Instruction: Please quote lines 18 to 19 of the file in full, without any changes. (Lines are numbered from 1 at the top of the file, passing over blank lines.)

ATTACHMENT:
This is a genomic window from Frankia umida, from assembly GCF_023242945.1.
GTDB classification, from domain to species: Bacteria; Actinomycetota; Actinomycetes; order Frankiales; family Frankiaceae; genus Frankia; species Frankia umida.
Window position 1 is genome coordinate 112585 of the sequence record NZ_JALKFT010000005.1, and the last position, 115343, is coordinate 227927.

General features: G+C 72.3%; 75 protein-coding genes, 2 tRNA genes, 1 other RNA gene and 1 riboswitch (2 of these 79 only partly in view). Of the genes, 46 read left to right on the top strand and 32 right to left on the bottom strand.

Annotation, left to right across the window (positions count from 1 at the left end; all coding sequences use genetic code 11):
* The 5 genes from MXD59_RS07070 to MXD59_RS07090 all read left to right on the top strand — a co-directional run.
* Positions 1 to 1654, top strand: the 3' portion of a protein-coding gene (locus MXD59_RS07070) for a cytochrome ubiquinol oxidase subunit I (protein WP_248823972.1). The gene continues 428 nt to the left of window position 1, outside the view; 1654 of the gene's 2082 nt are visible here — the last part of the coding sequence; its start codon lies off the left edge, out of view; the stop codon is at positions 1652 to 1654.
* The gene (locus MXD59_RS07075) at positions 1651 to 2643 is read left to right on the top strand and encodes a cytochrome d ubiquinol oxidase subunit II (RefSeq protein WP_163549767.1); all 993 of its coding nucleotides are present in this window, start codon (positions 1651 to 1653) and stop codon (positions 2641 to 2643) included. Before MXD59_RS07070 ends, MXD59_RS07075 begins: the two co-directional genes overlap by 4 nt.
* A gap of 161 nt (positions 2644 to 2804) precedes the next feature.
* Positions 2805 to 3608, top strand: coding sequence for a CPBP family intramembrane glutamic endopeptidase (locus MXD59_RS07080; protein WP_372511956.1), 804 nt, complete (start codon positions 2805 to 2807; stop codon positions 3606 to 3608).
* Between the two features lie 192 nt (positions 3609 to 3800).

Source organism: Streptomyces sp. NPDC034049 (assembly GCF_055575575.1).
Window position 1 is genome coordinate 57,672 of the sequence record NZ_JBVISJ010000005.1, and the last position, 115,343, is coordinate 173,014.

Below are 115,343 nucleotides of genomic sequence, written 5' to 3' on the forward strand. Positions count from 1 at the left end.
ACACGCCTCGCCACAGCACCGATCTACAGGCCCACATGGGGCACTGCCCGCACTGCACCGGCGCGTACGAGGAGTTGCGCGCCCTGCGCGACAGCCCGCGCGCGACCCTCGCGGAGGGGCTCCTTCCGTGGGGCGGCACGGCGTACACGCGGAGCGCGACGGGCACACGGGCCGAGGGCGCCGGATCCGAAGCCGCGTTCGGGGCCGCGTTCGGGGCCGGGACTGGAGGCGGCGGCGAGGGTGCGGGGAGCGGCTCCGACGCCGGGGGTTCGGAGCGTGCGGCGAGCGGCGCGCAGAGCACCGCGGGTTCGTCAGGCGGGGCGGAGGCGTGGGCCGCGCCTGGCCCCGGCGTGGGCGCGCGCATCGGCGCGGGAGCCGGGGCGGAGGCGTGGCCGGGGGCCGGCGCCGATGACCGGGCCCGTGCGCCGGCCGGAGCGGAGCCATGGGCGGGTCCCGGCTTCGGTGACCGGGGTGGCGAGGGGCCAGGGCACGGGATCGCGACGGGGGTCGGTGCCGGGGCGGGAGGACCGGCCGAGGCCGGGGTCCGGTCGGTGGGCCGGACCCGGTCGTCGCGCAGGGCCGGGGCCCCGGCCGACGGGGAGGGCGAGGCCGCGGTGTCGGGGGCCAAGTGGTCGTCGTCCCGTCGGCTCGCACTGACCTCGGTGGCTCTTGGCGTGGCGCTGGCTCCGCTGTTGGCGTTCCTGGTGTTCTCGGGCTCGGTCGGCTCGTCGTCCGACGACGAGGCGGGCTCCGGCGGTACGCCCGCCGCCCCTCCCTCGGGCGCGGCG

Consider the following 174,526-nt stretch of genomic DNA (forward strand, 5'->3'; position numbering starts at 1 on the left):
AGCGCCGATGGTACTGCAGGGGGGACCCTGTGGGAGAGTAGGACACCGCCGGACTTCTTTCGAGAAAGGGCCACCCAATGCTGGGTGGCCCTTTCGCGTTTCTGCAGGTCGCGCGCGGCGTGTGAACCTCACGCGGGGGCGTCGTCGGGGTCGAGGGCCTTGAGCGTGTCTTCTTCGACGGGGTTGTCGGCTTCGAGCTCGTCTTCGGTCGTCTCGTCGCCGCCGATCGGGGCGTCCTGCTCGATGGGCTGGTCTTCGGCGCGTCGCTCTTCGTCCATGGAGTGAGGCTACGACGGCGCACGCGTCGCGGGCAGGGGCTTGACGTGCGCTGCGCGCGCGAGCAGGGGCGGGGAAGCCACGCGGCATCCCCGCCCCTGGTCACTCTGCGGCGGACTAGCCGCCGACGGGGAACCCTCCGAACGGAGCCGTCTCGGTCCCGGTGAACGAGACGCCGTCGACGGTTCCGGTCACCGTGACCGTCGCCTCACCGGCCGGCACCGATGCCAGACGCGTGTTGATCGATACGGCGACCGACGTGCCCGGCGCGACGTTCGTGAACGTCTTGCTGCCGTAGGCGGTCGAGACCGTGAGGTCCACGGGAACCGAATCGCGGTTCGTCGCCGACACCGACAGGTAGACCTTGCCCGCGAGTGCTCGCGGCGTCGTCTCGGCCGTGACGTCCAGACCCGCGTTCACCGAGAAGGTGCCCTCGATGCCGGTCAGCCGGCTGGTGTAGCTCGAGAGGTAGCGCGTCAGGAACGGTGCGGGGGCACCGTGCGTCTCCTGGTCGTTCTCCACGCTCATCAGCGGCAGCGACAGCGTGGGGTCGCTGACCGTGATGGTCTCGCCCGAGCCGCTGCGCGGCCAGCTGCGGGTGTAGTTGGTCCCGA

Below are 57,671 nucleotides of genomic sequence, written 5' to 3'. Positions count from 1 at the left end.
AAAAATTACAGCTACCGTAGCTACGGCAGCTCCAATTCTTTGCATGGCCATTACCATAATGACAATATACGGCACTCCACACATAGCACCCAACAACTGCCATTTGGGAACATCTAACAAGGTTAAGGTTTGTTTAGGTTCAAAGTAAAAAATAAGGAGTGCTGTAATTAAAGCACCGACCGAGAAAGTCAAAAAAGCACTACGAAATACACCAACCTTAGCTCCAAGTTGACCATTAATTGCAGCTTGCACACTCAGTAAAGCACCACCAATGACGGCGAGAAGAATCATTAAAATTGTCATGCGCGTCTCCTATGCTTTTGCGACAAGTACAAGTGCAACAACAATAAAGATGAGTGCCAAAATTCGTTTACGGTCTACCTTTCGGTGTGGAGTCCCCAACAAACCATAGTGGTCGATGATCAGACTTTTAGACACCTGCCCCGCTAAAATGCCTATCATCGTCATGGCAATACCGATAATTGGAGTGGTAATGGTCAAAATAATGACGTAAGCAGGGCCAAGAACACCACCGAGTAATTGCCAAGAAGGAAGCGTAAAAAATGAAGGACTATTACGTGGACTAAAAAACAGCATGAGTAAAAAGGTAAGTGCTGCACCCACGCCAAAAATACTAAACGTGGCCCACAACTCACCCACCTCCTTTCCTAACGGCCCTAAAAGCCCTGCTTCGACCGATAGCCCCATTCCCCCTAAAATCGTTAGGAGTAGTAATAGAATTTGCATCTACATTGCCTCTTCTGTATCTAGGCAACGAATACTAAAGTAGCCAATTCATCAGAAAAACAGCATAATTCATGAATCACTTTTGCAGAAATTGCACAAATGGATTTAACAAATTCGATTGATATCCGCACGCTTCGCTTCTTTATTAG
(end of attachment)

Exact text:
Below are 57,671 nucleotides of genomic sequence, written 5' to 3'. Positions count from 1 at the left end.
AAAAATTACAGCTACCGTAGCTACGGCAGCTCCAATTCTTTGCATGGCCATTACCATAATGACAATATACGGCACTCCACACATAGCACCCAACAACTGCCATTTGGGAACATCTAACAAGGTTAAGGTTTGTTTAGGTTCAAAGTAAAAAATAAGGAGTGCTGTAATTAAAGCACCGACCGAGAAAGTCAAAAAAGCACTACGAAATACACCAACCTTAGCTCCAAGTTGACCATTAATTGCAGCTTGCACACTCAGTAAAGCACCACCAATGACGGCGAGAAGAATCATTAAAATTGTCATGCGCGTCTCCTATGCTTTTGCGACAAGTACAAGTGCAACAACAATAAAGATGAGTGCCAAAATTCGTTTACGGTCTACCTTTCGGTGTGGAGTCCCCAACAAACCATAGTGGTCGATGATCAGACTTTTAGACACCTGCCCCGCTAAAATGCCTATCATCGTCATGGCAATACCGATAATTGGAGTGGTAATGGTCAAAATAATGACGTAAGCAGGGCCAAGAACACCACCGAGTAATTGCCAAGAAGGAAGCGTAAAAAATGAAGGACTATTACGTGGACTAAAAAACAGCATGAGTAAAAAGGTAAGTGCTGCACCCACGCCAAAAATACTAAACGTGGCCCACAACTCACCCACCTCCTTTCCTAACGGCCCTAAAAGCCCTGCTTCGACCGATAGCCCCATTCCCCCTAAAATCGTTAGGAGTAGTAATAGAATTTGCATCTACATTGCCTCTTCTGTATCTAGGCAACGAATACTAAAGTAGCCAATTCATCAGAAAAACAGCATAATTCATGAATCACTTTTGCAGAAATTGCACAAATGGATTTAACAAATTCGATTGATATCCGCACGCTTCGCTTCTTTATTAG